Adjusting your eating habits is essential after getting dentures, especially if you want them to last. If you are a new denture user, you will need some time to get used to how they feel. As a result, you will have to start with a soft diet and gradually move to a diet that involves solid food. 

Soft Foods Diet

As previously mentioned, it will take a while for your facial muscles to adjust to dentures. In other words, you don’t want to force your muscles with excessive chewing or complex foods, especially if you are eating with dentures for the first time. Therefore, you should avoid meat, crackers, carrots, or anything crunchy that can increase the risk of irritation or inflammation. The following guidelines will allow your gums to adapt to the dentures and increase the recovery speed:

  • Soft Foods: Foods like mashed potatoes, scrambled eggs, applesauce, and puddings provide all the minerals and vitamins you need without forcing your jaw and facial muscles. 
  • Watch Out for Liquids: Although you can drink liquids when wearing dentures, you shouldn’t hold them in your mouth for too long. Otherwise, you run the risk of loosening the glue that holds your dentures. 
  • Avoid Hot Foods: Similar to liquids; hot foods can damage the glue that holds your dentures in place. Not only that, but they can also burn your mouth, leading to injury. As a result, you should avoid hot foods for at least a week after getting dentures.

Solid Foods Diet

Once your mouth has gotten used to the dentures, you can switch to eating solid foods. However, you should still pay close attention to your diet, especially if you are wearing porcelain dentures. We recommend that you follow these guidelines to avoid damaging your dentures:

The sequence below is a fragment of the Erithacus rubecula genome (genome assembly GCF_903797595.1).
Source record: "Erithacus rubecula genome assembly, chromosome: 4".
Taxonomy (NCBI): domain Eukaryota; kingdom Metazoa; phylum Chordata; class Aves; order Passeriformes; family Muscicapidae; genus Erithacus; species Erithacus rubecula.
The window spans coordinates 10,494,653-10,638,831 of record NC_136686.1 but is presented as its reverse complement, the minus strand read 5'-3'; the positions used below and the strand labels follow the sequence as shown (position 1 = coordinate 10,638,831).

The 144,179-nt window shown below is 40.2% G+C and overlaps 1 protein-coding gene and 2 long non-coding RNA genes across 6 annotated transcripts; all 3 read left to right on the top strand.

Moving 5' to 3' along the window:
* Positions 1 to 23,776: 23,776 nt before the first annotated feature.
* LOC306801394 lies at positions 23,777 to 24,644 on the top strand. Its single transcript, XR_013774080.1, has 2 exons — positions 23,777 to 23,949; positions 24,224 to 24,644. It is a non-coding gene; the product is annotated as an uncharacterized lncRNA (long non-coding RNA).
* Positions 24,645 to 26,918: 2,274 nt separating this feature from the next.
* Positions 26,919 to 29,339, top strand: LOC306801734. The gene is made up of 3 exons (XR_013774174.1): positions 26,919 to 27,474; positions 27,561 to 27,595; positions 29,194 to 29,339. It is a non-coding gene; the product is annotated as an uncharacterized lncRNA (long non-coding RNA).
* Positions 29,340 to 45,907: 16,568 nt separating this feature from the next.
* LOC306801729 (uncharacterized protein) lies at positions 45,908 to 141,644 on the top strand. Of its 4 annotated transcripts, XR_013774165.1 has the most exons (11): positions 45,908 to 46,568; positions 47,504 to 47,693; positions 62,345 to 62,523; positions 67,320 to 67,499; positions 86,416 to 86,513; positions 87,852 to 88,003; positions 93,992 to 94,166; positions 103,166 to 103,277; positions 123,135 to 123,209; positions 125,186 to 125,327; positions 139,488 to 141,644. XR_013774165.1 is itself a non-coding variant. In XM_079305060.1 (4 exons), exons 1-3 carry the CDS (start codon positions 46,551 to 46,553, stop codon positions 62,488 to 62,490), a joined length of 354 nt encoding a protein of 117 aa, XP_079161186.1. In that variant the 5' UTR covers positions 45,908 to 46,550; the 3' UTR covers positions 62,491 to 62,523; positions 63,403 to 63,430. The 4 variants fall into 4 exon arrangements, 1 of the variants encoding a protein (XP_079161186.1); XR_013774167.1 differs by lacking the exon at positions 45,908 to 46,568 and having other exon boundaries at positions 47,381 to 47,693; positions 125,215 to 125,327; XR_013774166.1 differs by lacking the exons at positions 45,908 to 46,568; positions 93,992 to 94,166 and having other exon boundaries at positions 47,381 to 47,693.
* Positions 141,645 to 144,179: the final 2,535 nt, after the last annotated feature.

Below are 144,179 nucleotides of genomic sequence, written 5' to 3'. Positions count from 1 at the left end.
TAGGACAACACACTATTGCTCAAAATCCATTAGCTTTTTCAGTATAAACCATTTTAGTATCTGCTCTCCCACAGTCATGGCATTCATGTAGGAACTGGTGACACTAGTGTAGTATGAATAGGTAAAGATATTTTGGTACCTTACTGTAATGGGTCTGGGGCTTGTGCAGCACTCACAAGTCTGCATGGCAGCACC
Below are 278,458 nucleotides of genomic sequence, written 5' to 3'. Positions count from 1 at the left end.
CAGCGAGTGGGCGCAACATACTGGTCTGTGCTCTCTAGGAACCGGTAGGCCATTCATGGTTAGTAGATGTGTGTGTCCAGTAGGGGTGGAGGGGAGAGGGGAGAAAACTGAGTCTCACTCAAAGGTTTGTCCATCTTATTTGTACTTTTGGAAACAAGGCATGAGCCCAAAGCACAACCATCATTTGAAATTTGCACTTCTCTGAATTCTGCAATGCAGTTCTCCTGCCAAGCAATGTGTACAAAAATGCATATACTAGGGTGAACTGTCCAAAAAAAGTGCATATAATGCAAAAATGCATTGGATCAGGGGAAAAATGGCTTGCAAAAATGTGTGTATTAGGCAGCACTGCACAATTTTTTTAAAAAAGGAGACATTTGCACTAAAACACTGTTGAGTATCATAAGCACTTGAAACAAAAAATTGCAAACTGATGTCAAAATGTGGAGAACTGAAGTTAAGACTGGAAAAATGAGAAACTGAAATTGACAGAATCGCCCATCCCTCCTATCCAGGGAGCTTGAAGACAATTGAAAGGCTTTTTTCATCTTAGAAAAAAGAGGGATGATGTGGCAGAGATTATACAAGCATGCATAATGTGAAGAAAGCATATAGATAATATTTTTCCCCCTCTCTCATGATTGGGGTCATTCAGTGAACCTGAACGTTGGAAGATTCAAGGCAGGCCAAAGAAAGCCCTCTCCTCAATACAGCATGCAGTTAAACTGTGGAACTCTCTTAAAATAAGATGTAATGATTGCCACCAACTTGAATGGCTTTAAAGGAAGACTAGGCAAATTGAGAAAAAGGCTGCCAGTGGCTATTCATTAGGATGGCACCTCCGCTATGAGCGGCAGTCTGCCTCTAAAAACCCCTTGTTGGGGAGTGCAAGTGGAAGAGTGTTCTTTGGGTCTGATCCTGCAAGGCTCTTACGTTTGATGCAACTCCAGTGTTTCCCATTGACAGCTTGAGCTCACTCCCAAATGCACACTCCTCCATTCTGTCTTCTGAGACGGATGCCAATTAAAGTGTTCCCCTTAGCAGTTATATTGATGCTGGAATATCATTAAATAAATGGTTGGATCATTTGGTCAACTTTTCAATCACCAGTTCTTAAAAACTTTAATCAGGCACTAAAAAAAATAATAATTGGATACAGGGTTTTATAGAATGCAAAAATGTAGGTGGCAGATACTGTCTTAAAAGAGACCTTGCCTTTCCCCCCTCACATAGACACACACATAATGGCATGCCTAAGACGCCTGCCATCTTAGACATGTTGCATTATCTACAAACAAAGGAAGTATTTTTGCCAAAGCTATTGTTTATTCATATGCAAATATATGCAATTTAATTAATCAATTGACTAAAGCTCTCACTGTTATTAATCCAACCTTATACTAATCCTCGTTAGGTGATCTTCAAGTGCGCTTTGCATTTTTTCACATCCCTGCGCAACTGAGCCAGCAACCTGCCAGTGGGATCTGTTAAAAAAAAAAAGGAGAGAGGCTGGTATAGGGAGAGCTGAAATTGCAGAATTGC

• Avoid Sticky Foods: Sticky foods such as caramel, taffy, or peanut butter can adhere to your upper and lower teeth and dislodge your denture. 
  • Avoid Hard-to-Chew Foods: Even if you are now comfortable with your dentures, you should still avoid putting too much pressure on your jaw. You can replace hard-to-chew foods like meat with fish, eggs, or poultry.
  • Take Small Bites: Cutting your food into small pieces or slices is a great way to avoid forcing your muscles. Just be careful not to gulp large pieces of food as that can cause choking. 
  • Drink When Eating: If you decide to eat food that can stick to your dentures, you can use liquids to make it easier to chew and swallow. 
  • Chew on Both Sides: Make sure to distribute food equally on both sides of your mouth in order to keep your dentures more stable whilst you eat.  

The Bottom Line

Overall, it’s important to understand that once you get dentures, you will have to change your diet accordingly. From chewy to sticky foods, you will have to avoid anything that can cause damage to your dentures. Not only that, but it might take you a few weeks or even a month to get used to how your dentures feel. Therefore, you will have a harder time eating anything else than mashed potatoes and scrambled eggs. 

However, if that sounds too hard, you can always ask your dentist for dentures that can be removed before eating. But no matter what dentures you go for, with proper care, they can last almost a lifetime.